Is a lift assist a community emergency?
In Pueblo, Colo., firefighters are being called on to perform lift assists in homes and at nursing facilities. One woman reportedly called the fire department 149 times in one year.
In addition to residential calls, the fire department also receives calls from nursing home staff asking firefighters to come to the facility to lift elderly patients who fall and get them back into bed. “Most fire departments don’t do this lift assistance, and that’s not really our job,” said Fire Chief Dale Villers at a recent city council meeting.
The fire department has seen a steady increase in assist calls in recent years, which has become a problem, Villers added. “We want to be called to any real emergency or injury,” he said in a newspaper article. Because people know they can call the Pueblo Fire Department for free, that policy is often abused, Villers said, citing the case of a disabled man who called the department to carry him out of his apartment so he could go out to dinner.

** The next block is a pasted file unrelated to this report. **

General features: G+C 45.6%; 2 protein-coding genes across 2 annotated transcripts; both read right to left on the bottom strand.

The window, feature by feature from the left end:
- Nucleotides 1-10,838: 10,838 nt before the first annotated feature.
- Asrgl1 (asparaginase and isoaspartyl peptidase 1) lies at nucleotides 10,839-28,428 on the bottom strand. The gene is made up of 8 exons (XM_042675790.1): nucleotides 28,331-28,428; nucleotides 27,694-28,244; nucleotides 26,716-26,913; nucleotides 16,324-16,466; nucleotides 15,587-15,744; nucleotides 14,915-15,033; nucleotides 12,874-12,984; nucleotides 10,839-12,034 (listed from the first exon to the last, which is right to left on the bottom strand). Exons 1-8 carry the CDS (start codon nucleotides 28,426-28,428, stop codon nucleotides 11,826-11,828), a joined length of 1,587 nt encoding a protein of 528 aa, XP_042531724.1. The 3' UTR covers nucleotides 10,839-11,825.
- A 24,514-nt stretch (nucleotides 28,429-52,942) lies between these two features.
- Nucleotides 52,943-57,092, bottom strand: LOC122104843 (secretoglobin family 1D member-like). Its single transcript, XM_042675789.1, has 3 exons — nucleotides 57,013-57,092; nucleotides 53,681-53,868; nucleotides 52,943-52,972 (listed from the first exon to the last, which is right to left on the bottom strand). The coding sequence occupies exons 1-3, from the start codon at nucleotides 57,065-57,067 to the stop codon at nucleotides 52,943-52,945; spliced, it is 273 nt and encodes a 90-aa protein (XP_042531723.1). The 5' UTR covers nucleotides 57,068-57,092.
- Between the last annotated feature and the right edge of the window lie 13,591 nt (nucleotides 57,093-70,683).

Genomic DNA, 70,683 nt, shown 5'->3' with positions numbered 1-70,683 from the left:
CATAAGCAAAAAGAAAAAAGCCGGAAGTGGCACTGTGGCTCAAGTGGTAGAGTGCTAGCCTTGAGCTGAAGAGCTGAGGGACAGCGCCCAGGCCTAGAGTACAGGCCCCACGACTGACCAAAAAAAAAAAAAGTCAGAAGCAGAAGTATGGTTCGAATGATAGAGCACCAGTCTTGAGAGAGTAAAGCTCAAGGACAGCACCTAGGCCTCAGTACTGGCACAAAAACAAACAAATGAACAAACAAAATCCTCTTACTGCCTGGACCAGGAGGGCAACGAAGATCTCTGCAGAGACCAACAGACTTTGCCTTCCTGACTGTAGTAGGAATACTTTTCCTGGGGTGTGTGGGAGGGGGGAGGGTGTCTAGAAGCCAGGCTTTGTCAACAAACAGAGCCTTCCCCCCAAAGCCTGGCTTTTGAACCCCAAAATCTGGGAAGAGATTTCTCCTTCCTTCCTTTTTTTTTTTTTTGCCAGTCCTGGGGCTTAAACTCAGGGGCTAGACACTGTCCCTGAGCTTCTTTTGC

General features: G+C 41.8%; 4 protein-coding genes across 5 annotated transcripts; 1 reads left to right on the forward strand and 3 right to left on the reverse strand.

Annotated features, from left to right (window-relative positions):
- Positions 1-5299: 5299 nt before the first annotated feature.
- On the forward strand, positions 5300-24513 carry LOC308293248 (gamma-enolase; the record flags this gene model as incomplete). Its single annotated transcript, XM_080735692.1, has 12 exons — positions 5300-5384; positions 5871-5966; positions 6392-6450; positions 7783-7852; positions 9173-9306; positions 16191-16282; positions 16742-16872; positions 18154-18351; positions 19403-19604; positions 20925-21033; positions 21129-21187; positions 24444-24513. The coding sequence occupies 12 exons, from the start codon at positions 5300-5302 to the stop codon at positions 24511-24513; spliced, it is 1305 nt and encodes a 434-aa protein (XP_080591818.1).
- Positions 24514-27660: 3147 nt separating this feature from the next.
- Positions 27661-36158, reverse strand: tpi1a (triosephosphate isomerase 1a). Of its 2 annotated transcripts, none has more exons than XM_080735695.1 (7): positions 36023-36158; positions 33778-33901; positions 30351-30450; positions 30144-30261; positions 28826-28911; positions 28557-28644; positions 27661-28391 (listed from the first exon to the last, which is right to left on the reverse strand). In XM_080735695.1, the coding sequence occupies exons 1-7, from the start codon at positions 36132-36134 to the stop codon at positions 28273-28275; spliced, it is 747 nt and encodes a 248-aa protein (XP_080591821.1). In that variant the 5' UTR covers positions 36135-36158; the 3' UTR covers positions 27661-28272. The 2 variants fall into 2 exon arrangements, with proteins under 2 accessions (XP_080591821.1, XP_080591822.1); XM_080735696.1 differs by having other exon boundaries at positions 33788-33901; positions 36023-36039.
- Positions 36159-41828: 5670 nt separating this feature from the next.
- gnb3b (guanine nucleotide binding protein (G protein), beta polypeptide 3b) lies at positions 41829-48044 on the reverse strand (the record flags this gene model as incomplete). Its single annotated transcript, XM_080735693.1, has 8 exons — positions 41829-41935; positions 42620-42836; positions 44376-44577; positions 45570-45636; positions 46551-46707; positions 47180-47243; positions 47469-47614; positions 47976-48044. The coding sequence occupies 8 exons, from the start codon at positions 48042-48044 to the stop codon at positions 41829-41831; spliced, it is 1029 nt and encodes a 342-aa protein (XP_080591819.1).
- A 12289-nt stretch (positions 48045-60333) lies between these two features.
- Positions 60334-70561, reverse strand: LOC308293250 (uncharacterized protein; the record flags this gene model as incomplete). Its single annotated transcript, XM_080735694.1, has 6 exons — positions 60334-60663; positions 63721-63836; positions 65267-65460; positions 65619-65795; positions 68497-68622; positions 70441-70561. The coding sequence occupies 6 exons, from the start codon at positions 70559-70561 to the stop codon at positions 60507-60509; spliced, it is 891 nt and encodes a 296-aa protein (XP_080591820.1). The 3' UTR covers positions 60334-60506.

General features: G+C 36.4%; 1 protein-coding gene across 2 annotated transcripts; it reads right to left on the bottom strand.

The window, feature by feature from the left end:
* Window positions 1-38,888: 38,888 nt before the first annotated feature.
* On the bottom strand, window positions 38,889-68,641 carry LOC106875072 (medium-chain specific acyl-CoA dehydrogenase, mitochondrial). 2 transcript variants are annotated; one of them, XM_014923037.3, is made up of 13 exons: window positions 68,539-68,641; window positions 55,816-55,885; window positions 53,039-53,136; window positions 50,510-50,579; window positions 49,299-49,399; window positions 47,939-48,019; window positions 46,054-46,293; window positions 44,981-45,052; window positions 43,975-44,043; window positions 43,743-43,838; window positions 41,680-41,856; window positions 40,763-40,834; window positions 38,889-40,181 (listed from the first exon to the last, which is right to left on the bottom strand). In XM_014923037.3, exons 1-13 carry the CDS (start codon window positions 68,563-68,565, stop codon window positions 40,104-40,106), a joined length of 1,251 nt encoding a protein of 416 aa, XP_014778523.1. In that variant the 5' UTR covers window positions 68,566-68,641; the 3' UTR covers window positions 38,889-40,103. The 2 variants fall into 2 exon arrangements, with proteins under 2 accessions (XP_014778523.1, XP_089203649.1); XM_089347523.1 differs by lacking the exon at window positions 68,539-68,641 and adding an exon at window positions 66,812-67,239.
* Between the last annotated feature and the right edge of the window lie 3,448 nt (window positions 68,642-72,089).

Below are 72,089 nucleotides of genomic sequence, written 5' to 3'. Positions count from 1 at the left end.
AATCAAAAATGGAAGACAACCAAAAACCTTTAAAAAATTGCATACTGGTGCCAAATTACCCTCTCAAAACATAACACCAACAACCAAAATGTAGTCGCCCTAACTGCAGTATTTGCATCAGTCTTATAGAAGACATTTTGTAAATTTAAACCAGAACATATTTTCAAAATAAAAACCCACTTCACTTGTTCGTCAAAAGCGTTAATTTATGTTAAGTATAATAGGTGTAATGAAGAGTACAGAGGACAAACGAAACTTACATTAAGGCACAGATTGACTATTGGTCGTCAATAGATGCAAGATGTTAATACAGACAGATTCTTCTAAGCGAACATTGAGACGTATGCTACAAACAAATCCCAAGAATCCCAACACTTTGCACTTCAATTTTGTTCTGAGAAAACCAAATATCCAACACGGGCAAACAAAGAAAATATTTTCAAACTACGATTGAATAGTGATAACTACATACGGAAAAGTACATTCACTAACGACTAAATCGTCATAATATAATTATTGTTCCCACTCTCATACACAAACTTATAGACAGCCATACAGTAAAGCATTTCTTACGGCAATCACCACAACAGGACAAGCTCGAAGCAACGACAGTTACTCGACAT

Colorado state law requires healthcare facilities to have lifting equipment, which doesn’t mean that they use it when firefighters are unavailable. “We’ve had nursing home staff tell us they’ve been ordered to stand back and let us lift patients for them,” Villers said. These nonemergency response calls cost the department time and expense, and they even injure firefighters.
The town of Greeley, Colo., charges healthcare facilities $300 a trip just to pick up nonemergency patients, and Pueblo City Council is looking into the idea.
Sandra Hoban was on I Advance Senior Care / Long-Term Living’s editorial staff for 17 years. She is one of the country’s longest-serving senior care journalists. Before joining Long-Term Living, she was a member of the promotions department at Advanstar Communications. In addition to her editorial experience, Sandi has served past roles in print and broadcast advertising as a traffic and talent coordinator.
Topics: Clinical , Risk Management